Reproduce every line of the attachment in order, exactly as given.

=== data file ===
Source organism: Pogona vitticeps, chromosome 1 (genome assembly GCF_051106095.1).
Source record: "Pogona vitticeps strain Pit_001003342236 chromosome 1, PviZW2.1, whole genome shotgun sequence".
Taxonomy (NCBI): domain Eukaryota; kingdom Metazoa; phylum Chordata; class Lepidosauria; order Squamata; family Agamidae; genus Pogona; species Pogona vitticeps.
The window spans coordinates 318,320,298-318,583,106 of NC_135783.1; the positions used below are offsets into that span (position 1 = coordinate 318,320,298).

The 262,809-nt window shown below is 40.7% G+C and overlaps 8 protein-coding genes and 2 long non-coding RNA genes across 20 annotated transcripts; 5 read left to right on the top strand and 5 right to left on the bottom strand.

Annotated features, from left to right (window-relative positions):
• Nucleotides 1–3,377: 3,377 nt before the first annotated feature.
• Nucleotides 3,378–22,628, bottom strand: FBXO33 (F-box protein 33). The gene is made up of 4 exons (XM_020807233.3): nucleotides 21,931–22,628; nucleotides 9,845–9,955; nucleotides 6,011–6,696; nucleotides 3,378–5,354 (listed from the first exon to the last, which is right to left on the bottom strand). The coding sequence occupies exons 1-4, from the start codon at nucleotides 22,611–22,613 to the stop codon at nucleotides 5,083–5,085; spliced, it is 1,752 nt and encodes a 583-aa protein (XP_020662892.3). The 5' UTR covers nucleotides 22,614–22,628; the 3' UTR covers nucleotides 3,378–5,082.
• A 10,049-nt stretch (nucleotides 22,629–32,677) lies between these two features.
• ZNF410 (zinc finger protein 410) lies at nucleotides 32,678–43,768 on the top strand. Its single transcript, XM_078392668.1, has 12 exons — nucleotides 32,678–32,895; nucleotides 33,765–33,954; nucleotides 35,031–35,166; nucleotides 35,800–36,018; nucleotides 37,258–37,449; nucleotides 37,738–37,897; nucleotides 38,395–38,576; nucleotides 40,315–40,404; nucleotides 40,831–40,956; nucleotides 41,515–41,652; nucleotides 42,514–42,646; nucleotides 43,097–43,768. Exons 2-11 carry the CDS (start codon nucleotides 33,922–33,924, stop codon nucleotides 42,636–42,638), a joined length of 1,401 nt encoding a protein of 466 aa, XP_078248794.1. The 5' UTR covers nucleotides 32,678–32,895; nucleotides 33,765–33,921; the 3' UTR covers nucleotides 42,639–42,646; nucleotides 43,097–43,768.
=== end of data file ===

Source organism: Pogona vitticeps, chromosome 1 (genome assembly GCF_051106095.1).
Source record: "Pogona vitticeps strain Pit_001003342236 chromosome 1, PviZW2.1, whole genome shotgun sequence".
Taxonomy (NCBI): domain Eukaryota; kingdom Metazoa; phylum Chordata; class Lepidosauria; order Squamata; family Agamidae; genus Pogona; species Pogona vitticeps.
The window spans coordinates 318,320,298-318,583,106 of NC_135783.1; the positions used below are offsets into that span (position 1 = coordinate 318,320,298).

The 262,809-nt window shown below is 40.7% G+C and overlaps 8 protein-coding genes and 2 long non-coding RNA genes across 20 annotated transcripts; 5 read left to right on the top strand and 5 right to left on the bottom strand.

Annotated features, from left to right (window-relative positions):
• Nucleotides 1–3,377: 3,377 nt before the first annotated feature.
• Nucleotides 3,378–22,628, bottom strand: FBXO33 (F-box protein 33). The gene is made up of 4 exons (XM_020807233.3): nucleotides 21,931–22,628; nucleotides 9,845–9,955; nucleotides 6,011–6,696; nucleotides 3,378–5,354 (listed from the first exon to the last, which is right to left on the bottom strand). The coding sequence occupies exons 1-4, from the start codon at nucleotides 22,611–22,613 to the stop codon at nucleotides 5,083–5,085; spliced, it is 1,752 nt and encodes a 583-aa protein (XP_020662892.3). The 5' UTR covers nucleotides 22,614–22,628; the 3' UTR covers nucleotides 3,378–5,082.
• A 10,049-nt stretch (nucleotides 22,629–32,677) lies between these two features.
• ZNF410 (zinc finger protein 410) lies at nucleotides 32,678–43,768 on the top strand. Its single transcript, XM_078392668.1, has 12 exons — nucleotides 32,678–32,895; nucleotides 33,765–33,954; nucleotides 35,031–35,166; nucleotides 35,800–36,018; nucleotides 37,258–37,449; nucleotides 37,738–37,897; nucleotides 38,395–38,576; nucleotides 40,315–40,404; nucleotides 40,831–40,956; nucleotides 41,515–41,652; nucleotides 42,514–42,646; nucleotides 43,097–43,768. Exons 2-11 carry the CDS (start codon nucleotides 33,922–33,924, stop codon nucleotides 42,636–42,638), a joined length of 1,401 nt encoding a protein of 466 aa, XP_078248794.1. The 5' UTR covers nucleotides 32,678–32,895; nucleotides 33,765–33,921; the 3' UTR covers nucleotides 42,639–42,646; nucleotides 43,097–43,768.